On Sunday evening, I found the 888 fledgling high atop the new Zeckendorf building at 15 Central Park West. She looked quite majestic that high up.  I think she's sitting on a 45 million dollar condo!  The building's 201 units sold for over 2 billion. The 888 Seventh Avenue hawks have expensive tastes!






She dove quickly to what looked to be the roof of the YMCA a few blocks north.  Was pigeon a bedtime snack?

High Above Opposite Ends Of The Park

I birded both ends of Central Park on Saturday.   Up north, there were Snowy Egrets flying south.  The fall migration has started and the species list on NYC Bird Report has warblers, ducks and other birds that haven't been seen since the spring.




Down at the southern end of the park one of the 888 Seventh Avenue Red-tailed Hawk parents was on the upper right hand corner of the Essex House sign.


An American Kestrel came by to give the Red-tailed Hawk a hard time, but didn't actually come too close before...

heading north into the park.


Sunday Walk Starts And Ends With Fathers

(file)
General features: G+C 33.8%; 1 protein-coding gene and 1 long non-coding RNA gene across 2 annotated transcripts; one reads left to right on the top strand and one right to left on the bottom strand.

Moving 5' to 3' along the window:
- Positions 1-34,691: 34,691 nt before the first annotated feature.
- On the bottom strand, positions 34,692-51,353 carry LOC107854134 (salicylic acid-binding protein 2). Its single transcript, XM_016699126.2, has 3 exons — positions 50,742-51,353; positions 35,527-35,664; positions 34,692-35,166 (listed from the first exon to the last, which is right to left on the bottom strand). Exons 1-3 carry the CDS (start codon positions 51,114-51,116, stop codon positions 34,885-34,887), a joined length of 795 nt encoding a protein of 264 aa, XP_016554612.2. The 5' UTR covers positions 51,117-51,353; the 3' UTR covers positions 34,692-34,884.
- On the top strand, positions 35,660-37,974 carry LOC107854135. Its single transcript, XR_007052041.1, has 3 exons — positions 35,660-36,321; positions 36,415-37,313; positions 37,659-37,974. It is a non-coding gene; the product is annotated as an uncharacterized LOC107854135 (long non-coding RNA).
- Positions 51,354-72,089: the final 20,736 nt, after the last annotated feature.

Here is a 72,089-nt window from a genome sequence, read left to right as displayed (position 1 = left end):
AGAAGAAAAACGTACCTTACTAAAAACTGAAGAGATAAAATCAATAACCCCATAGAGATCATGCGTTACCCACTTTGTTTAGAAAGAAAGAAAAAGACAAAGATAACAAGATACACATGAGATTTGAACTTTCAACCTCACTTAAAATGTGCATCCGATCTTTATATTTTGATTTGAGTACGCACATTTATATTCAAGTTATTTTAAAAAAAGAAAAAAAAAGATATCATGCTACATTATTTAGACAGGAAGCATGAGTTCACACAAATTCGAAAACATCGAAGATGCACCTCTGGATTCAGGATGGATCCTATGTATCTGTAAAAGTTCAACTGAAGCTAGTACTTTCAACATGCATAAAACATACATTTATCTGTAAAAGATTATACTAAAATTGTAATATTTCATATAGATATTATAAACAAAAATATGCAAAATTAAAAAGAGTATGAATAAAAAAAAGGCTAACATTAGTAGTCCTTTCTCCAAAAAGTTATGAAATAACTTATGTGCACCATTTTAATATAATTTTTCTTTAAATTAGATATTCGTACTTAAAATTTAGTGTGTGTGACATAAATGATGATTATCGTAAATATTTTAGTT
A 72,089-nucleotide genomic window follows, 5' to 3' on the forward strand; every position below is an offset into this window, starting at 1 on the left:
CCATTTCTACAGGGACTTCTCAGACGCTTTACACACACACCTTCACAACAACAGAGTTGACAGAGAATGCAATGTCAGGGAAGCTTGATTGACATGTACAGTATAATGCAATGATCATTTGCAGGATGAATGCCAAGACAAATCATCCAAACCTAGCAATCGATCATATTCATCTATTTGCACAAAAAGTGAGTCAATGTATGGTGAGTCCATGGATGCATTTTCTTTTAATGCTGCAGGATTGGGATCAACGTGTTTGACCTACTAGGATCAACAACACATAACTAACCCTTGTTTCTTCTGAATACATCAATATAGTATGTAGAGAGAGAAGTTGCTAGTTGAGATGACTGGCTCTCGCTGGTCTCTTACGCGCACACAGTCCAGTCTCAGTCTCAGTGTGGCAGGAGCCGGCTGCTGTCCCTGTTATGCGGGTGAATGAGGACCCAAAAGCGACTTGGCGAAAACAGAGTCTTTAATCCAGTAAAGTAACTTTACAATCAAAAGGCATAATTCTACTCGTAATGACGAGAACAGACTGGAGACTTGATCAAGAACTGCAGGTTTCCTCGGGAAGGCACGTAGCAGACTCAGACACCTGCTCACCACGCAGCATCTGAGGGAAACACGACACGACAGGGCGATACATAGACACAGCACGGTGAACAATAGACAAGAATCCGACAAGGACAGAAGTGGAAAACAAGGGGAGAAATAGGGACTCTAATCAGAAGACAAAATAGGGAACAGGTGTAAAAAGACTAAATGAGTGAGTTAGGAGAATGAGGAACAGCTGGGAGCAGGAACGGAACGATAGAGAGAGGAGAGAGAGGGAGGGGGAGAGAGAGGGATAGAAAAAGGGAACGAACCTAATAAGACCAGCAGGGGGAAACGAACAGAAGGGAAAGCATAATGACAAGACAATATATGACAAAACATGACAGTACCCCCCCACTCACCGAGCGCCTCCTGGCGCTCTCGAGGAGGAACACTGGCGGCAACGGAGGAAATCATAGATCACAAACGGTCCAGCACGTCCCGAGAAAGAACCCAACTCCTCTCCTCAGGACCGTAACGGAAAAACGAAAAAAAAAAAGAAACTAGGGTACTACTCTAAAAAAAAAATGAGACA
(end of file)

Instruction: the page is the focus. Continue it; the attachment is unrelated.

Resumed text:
My Sunday walk from the Sheep Meadow to the Metropolitan Museum of Art started and ended with two fathers, the 888 Seventh Avenue male, nicknamed Junior and the 5th Avenue male, Pale Male.

Junior was with his daughter in the southwestern corner of the Sheep Meadow.  He had just delivered a late lunch.

The 888 fledgling enjoying the meal.


After eating and wiping her beak on some bark, she relaxed in the shade.




After watching the fledgling, I went up to The Lake to watch Sandpipers.  Here are two Least Sandpipers having fun.  They're quite a social bunch.  We're used to seeing a stray Sandpiper or two in the park, so it's a treat to watch the Least Sandpiper flock behavior.

Least Sandpiper

Spotted Sandpiper

Cedar Waxwing.

On my way out of the park, I saw another father, Pale Male on the Beresford's North Tower.

888 Seventh Avenue Mother

I went looking for the 888 Seventh Avenue fledgling this afternoon, but found her mother instead.  She was at the northwest corner of the Sheep Meadow in Central Park around 67th near Tavern on the Green.

She was being scolded by a group of Robins, who helped me find her.